I love using the energy and enthusiasm that's natural to children. I'm also sneaky about stretching...Read More
It seems so obvious, but I'd never thought to do it.
I had created pages and pages of Sight Reading Flashcards. But I'd never used them with more than one student at a time. At one of my group classes last Saturday, I had three girls about the same age of varying abilities and with quite different strengths.
I asked them to sight read some of the flashcards with one of them playing the right hand and one playing the left. The process was fascinating.
Even in the short time they did them, there was discernible progress in their rhythm and reading. Their skills were solidifying almost before my eyes.
One thing I really loved about this was the way they taught each other. Their good playing rubbed off on each other. I did almost nothing but ask questions when something went wrong.
Here are just some of the skills they were learning:
- Music Reading
- Following along and waiting their turn
- Patience when another student had a problem
- Listening and looking for patterns
We did it in a Round-Robin style - one student started playing the right hand, then switched to the left hand as a new student rotated in.
A brilliant symphony pianist once told me the most important thing to practice sight reading is conventional patterns. "The weird stuff," he said, "You can't predict that. So you gotta be great at the stuff where you can see patterns."
The most telling thing about this happened halfway through class. Mary asked if they could watch the video they'd just made. I said, "Sure," and we started.
We'd watched about five seconds when Mary blurted out, "Can we just DO some more sight reading? That's way more fun!"
Here's Mary playing Popcorn Clouds, a piece I wrote for her earlier this year.
They'd all brought dessert. Every last one of them. I'd forgotten to suggest some of them bring appetizers so we had a plethora of sweets. That was the only thing that went wrong, though. Otherwise, the afternoon was wonderful.
I write often about the kids I teach. I don't write as much about the adults. I teach about a dozen adult students, and they are equally rewarding in quite different ways.
Last Sunday I realized that I'd had the pleasure of teaching only one of these performers as a high school student. And even she had been a transfer from my dear friend, Keith Snell. (We should all be that lucky!) All the rest of them came to me as adults. They'd been taught by teachers I'd never met. Teachers who'd taught them about sharps and flats, about making a melody sing and how to play in time. Far more important, though, these teachers fostered a love of music. These adult students, these doctors and engineers, want to make music. They know that they will never find anything else that will give them the same satisfaction. The same way to express themselves.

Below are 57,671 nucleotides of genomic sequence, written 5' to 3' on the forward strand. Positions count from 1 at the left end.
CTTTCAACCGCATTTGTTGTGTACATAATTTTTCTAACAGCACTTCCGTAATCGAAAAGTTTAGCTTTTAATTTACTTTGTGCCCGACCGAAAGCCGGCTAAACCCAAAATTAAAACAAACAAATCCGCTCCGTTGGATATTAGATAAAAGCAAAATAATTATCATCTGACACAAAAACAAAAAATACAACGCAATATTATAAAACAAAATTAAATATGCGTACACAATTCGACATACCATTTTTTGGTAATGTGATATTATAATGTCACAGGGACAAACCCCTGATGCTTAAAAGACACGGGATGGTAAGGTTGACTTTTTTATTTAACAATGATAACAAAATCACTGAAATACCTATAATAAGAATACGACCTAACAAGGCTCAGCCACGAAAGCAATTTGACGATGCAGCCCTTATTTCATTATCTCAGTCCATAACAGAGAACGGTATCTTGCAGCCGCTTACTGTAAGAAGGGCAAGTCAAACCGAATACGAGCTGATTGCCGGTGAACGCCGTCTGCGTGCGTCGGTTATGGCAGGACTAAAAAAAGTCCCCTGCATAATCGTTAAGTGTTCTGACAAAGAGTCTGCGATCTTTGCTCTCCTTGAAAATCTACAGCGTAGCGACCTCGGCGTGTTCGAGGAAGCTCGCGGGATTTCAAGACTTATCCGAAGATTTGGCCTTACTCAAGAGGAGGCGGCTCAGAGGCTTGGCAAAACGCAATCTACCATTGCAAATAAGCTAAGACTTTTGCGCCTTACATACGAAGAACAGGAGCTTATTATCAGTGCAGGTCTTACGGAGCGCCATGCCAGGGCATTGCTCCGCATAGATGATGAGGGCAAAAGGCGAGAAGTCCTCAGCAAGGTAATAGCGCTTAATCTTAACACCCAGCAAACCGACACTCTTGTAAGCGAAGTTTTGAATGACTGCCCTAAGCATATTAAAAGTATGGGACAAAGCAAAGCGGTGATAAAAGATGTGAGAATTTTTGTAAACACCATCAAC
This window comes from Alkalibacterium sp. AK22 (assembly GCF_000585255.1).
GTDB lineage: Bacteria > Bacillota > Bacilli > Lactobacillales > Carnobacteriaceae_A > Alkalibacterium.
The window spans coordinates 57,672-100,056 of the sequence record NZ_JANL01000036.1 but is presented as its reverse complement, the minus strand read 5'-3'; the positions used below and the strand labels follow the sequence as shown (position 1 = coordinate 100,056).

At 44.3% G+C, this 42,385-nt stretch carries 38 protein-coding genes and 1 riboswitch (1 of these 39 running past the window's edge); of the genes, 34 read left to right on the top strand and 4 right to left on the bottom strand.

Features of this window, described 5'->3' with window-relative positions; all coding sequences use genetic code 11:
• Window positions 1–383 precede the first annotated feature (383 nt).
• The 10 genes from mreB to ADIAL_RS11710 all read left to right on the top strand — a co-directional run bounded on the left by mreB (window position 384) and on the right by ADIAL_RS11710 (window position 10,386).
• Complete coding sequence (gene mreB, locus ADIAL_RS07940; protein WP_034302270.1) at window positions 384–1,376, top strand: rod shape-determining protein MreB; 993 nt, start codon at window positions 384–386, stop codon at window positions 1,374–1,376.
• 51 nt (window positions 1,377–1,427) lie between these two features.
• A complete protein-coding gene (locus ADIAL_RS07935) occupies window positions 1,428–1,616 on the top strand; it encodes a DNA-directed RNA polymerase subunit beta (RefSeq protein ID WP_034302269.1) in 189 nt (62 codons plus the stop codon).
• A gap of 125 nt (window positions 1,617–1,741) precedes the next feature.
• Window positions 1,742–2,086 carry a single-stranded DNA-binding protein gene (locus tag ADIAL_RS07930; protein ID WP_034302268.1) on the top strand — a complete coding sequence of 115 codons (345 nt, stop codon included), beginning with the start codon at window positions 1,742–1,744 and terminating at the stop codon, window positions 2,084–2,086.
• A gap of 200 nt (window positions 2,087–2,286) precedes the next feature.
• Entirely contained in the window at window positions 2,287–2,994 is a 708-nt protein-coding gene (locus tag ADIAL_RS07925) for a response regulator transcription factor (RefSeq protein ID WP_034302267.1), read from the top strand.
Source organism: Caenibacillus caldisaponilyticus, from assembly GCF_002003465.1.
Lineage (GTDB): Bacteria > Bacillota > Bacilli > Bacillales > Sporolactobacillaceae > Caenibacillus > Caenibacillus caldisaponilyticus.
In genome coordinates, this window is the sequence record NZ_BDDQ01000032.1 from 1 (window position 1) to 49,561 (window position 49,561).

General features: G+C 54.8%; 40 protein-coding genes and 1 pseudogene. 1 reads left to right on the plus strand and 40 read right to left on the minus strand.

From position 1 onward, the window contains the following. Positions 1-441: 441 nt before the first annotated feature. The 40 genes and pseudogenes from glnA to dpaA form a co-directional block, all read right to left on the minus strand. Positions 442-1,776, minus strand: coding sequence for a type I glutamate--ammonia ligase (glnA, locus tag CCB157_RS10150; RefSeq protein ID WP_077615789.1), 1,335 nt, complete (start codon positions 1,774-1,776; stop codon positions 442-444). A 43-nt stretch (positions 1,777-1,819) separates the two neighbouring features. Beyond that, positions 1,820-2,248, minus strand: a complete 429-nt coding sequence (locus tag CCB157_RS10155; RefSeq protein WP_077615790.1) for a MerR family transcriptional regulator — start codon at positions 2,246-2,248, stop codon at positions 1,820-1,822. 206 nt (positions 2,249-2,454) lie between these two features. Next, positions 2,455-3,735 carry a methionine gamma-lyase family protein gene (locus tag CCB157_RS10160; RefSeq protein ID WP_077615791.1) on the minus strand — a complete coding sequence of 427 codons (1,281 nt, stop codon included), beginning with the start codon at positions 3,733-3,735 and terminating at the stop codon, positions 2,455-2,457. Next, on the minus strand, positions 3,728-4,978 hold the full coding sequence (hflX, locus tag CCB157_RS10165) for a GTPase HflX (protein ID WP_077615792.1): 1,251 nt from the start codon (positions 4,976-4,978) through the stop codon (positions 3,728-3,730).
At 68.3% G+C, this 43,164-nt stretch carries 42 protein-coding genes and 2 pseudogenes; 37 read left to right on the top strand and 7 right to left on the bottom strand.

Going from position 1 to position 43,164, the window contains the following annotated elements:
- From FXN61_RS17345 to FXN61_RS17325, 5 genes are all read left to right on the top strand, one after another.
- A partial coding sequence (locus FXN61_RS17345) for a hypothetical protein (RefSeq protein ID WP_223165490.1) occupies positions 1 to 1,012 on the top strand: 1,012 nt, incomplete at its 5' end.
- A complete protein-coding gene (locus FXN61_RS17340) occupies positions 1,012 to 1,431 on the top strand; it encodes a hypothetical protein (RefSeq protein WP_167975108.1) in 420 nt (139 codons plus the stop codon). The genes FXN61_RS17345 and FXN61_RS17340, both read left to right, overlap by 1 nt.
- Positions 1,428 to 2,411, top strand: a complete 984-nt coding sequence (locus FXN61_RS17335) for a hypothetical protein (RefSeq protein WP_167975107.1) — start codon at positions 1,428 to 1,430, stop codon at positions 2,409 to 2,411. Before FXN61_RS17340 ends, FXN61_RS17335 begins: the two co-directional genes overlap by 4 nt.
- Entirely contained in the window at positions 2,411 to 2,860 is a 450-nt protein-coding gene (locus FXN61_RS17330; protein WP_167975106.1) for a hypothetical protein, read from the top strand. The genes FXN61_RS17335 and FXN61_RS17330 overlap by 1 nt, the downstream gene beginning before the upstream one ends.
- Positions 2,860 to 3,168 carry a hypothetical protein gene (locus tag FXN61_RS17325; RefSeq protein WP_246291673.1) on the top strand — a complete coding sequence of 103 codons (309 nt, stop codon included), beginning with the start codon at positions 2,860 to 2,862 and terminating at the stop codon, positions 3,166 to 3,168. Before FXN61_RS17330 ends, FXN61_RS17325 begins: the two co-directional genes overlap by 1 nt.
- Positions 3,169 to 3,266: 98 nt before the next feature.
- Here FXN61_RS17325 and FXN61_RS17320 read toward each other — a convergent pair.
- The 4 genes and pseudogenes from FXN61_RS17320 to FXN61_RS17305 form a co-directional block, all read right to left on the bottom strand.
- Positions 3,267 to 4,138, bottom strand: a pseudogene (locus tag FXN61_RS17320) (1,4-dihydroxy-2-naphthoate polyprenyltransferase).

To the teachers out there doing their best every day, remember that what you do is important. It matters.
As you watch this video, imagine each of these students is one of the little boys or girls in your studio - all grown up. Maybe it's the girl who makes you want to pull your hair out sometimes. Or the boy who brings a tear to your eye with a beautiful phrase. Because somewhere, five years ago, or fifteen years ago, or sixty years ago (yes, Dave is 84 now and still taking piano lessons!) a teacher taught these musicians that I teach today. And somewhere five years, or twenty years in the future, someone may feel about you just the way I feel about these former teachers.
To those teachers I will never have the pleasure of meeting, I say "Thank you for making music a joyous, meaningful part of these lives. Thank you for teaching."
Did you know that almost every piece of standard piano literature has been recorded and is available for instant digital download? Ever wished you had a recording of a piece from the Burgmüller Opus 100, or a single piece from the Anna Magdalena Bach Book? You can have one right now! These recordings are also available on iTunes.